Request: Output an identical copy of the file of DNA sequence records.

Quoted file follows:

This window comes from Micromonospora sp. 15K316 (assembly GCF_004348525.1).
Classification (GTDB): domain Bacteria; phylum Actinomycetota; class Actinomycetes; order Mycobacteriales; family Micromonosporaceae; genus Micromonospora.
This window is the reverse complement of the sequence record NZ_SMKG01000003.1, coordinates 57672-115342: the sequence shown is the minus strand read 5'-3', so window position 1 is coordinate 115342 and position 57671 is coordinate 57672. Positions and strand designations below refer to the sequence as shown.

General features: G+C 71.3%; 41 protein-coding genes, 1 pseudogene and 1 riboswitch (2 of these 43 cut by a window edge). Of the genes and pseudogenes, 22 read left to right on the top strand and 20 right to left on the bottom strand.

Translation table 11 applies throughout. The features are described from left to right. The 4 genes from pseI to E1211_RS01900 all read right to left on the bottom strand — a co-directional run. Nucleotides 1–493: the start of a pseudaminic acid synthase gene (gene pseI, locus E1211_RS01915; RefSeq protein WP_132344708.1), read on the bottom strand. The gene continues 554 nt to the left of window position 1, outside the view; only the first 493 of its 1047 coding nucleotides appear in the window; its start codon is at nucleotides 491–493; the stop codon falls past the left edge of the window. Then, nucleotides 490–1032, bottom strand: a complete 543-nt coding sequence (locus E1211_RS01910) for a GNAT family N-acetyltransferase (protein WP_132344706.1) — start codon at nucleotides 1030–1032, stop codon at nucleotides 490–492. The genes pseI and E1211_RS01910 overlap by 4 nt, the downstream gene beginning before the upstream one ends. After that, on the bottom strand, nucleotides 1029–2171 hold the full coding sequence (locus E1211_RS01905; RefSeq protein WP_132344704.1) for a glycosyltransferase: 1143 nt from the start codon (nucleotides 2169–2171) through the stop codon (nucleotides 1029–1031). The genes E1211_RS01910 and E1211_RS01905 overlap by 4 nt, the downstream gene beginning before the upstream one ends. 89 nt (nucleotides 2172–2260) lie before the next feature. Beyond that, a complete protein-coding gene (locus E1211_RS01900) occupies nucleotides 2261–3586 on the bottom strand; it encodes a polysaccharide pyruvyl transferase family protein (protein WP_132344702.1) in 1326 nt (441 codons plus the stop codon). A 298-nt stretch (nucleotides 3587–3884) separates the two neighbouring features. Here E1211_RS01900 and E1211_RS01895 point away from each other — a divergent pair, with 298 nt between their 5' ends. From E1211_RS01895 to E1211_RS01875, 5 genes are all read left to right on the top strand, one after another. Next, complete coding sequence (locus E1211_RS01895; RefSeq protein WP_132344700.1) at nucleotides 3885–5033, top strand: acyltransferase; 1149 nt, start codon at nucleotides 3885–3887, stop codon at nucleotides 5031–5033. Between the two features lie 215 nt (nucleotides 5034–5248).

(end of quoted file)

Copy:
This window comes from Micromonospora sp. 15K316 (assembly GCF_004348525.1).
Classification (GTDB): domain Bacteria; phylum Actinomycetota; class Actinomycetes; order Mycobacteriales; family Micromonosporaceae; genus Micromonospora.
This window is the reverse complement of the sequence record NZ_SMKG01000003.1, coordinates 57672-115342: the sequence shown is the minus strand read 5'-3', so window position 1 is coordinate 115342 and position 57671 is coordinate 57672. Positions and strand designations below refer to the sequence as shown.

General features: G+C 71.3%; 41 protein-coding genes, 1 pseudogene and 1 riboswitch (2 of these 43 cut by a window edge). Of the genes and pseudogenes, 22 read left to right on the top strand and 20 right to left on the bottom strand.

Translation table 11 applies throughout. The features are described from left to right. The 4 genes from pseI to E1211_RS01900 all read right to left on the bottom strand — a co-directional run. Nucleotides 1–493: the start of a pseudaminic acid synthase gene (gene pseI, locus E1211_RS01915; RefSeq protein WP_132344708.1), read on the bottom strand. The gene continues 554 nt to the left of window position 1, outside the view; only the first 493 of its 1047 coding nucleotides appear in the window; its start codon is at nucleotides 491–493; the stop codon falls past the left edge of the window. Then, nucleotides 490–1032, bottom strand: a complete 543-nt coding sequence (locus E1211_RS01910) for a GNAT family N-acetyltransferase (protein WP_132344706.1) — start codon at nucleotides 1030–1032, stop codon at nucleotides 490–492. The genes pseI and E1211_RS01910 overlap by 4 nt, the downstream gene beginning before the upstream one ends. After that, on the bottom strand, nucleotides 1029–2171 hold the full coding sequence (locus E1211_RS01905; RefSeq protein WP_132344704.1) for a glycosyltransferase: 1143 nt from the start codon (nucleotides 2169–2171) through the stop codon (nucleotides 1029–1031). The genes E1211_RS01910 and E1211_RS01905 overlap by 4 nt, the downstream gene beginning before the upstream one ends. 89 nt (nucleotides 2172–2260) lie before the next feature. Beyond that, a complete protein-coding gene (locus E1211_RS01900) occupies nucleotides 2261–3586 on the bottom strand; it encodes a polysaccharide pyruvyl transferase family protein (protein WP_132344702.1) in 1326 nt (441 codons plus the stop codon). A 298-nt stretch (nucleotides 3587–3884) separates the two neighbouring features. Here E1211_RS01900 and E1211_RS01895 point away from each other — a divergent pair, with 298 nt between their 5' ends. From E1211_RS01895 to E1211_RS01875, 5 genes are all read left to right on the top strand, one after another. Next, complete coding sequence (locus E1211_RS01895; RefSeq protein WP_132344700.1) at nucleotides 3885–5033, top strand: acyltransferase; 1149 nt, start codon at nucleotides 3885–3887, stop codon at nucleotides 5031–5033. Between the two features lie 215 nt (nucleotides 5034–5248).